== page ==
Calling for a symphony of brotherhood rather than the jangled discord of our nation, Bernice King, the youngest daughter of Martin Luther King Jr., has asked the Chamberlain School District in South Dakota for a gesture of hope and healing “towards fulfilling my father’s dream.”
King has sent a letter to the Chamberlain School Board requesting that the Honor Song be played at graduation ceremonies. For the last five years, the school board has refused to allow the song at graduation saying it is against the school’s tradition.
On behalf of the Martin Luther King Jr. Center for Nonviolent Social Change, King wrote that the Honor Song conveys positive messages, especially when sung in the Lakota language. “It would allow non-Native students to express their respect and goodwill towards Native students, just as Native students have frequently joined in singing songs that originate in cultures different from their own.”
At this time, the school board has not yet reviewed the letter and is not yet ready to comment, according to the school’s superintendent Debra Johnson. Last year, Johnson and High School Principal Allan Bertram made the decision to incorporate the Honor Song in a special in-school assembly.
At one of last year’s school board meetings, the board announced that the conversation about the song was over for good, said James Cadwell, who has worked for five years to move the district towards allowing the song at graduation.
Cadwell has received more than 200 Native and non-Native signatures on a petition to allow the Honor Song. His efforts caught the eye of Lynn Hart, who received the 1990 Martin Luther King Award for bringing about Martin Luther King Day and Native American Day in South Dakota.
In 1989, Hart, a Yankton tribal member and African American, approached Gov. George Michelson, R-SD, who designated 1990 as the Year of Reconciliation. Mickelson was killed in a plane accident in 1993, and in a New York Times obituary, Mickelson was said to have “sat with Sioux leaders and smoked the sacred pipe” several times.
The day Hart learned about the denial of the Chamberlain School Board happened to be the day of Nelson Mandela’s death and the symbolism saddened him deeply. On that day, he remembers saying, “You know what? We have a serious racial problem in South Dakota and it’s not going away. This is 2014, and this issue shouldn’t be going on. We are a forgotten race of people.”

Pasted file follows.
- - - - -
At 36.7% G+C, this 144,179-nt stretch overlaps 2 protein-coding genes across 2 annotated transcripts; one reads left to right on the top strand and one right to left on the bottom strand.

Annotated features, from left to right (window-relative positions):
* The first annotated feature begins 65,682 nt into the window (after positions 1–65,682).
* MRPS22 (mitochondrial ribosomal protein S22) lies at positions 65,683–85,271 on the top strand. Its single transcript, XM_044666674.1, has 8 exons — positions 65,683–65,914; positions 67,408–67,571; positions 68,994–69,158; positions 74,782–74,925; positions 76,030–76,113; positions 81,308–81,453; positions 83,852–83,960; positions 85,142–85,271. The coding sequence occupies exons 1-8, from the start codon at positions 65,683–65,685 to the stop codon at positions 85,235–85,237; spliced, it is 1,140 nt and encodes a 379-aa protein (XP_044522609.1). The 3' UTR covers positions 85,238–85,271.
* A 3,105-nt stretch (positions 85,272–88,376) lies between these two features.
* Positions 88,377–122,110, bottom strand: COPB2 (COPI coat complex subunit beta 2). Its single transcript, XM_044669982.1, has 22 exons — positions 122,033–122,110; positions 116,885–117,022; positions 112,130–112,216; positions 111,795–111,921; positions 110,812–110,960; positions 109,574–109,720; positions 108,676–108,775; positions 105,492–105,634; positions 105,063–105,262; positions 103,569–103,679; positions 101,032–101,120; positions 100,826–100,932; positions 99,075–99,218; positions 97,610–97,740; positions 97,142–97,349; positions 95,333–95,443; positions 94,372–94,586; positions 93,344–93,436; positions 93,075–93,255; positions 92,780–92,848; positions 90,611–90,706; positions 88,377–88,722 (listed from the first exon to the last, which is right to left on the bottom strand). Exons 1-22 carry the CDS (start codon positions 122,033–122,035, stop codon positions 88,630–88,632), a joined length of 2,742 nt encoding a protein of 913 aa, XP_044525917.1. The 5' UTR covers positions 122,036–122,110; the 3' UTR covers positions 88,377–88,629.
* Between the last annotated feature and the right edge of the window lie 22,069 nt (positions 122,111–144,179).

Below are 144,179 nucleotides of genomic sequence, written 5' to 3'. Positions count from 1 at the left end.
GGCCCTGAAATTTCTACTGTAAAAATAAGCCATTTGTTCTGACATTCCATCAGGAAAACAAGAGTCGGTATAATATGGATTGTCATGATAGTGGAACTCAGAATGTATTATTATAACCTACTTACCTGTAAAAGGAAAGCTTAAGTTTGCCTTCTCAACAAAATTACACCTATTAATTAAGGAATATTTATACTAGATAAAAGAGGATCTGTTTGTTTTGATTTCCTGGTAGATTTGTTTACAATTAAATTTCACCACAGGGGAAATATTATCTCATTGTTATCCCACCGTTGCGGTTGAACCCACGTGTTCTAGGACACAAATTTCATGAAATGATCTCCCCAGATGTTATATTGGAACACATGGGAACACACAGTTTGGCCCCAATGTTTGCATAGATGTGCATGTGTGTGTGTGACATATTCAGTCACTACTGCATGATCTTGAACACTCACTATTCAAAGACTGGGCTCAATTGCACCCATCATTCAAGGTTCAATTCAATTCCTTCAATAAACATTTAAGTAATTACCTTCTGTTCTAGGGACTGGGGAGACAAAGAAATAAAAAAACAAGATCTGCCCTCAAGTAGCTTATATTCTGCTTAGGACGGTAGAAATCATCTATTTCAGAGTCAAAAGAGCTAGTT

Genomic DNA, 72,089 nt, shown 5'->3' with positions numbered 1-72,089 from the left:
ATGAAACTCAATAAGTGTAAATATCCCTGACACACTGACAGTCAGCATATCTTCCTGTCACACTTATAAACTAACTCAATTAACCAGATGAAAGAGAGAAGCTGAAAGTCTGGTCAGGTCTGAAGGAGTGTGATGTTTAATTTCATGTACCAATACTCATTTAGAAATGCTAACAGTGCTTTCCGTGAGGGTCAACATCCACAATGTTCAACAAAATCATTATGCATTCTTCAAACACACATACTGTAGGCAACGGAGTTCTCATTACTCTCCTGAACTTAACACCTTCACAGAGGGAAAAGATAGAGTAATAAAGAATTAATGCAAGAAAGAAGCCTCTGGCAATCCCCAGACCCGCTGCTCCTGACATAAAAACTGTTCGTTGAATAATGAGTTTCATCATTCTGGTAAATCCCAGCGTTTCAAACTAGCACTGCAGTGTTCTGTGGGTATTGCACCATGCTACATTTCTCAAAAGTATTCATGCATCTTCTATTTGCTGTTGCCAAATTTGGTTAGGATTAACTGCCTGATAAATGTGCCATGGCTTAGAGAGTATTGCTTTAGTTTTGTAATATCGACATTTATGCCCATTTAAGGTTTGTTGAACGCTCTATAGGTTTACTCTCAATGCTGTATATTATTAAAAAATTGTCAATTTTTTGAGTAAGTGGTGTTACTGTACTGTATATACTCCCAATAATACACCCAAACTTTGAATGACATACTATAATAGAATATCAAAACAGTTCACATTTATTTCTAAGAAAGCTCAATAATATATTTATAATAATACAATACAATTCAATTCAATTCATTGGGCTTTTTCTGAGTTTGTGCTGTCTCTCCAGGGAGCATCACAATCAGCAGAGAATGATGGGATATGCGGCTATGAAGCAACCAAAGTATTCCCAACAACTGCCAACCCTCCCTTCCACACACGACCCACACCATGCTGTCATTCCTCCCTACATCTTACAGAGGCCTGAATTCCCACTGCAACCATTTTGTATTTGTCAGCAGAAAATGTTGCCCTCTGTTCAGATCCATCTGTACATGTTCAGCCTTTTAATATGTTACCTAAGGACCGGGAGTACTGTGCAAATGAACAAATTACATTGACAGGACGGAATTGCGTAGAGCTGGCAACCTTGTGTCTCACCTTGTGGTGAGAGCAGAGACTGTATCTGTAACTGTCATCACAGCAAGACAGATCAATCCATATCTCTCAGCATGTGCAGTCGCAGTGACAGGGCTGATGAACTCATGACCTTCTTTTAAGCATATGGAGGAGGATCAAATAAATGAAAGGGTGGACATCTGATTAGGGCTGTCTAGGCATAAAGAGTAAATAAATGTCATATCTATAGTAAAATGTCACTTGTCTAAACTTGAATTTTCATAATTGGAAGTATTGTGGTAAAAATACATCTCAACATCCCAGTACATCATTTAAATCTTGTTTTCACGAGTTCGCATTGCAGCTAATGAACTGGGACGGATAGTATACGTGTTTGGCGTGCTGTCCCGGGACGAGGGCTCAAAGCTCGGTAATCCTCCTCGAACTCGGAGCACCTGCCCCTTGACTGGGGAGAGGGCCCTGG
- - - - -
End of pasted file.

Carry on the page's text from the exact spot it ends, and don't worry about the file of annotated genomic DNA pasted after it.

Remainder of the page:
Officials from the Chamberlain School Board have repeatedly insisted that they have worked to bring unity to the students. Some staff members have stated they support the cause, but refuse to go on record. Cadwell said there is support for the song in the Native and non-Native community, but the school has insisted it will continue as it has. It remains to be seen if the letter from King will have any effect.
Hart has written to the school board and requested a response to her letter. His letter recalls a quote from one of his correspondences with Gov. Mickelson, who said that Natives and non-Natives, “have been strangers too long.”
Hart has asked the board, “Why are you voting against a golden opportunity to promote reconciliation and cultural awareness… Voters of Chamberlain: Your school board is successfully teaching an outdated subject called racism and bigotry.”
According to a press release from Cadwell, the school district’s Native population is on the rise with 38 percent Native students in the district, while 33 percent of the 2012-2013 graduates are Native American. In the elementary school, the Native student population exceeds 50 percent in some classrooms.
Hart ended his letter, “In the spirit of Nelson Mandela, Dr. Martin Luther King, and the Lakota, Dakota, Nakota nations in America, I hope that you will realize the action you are taking…”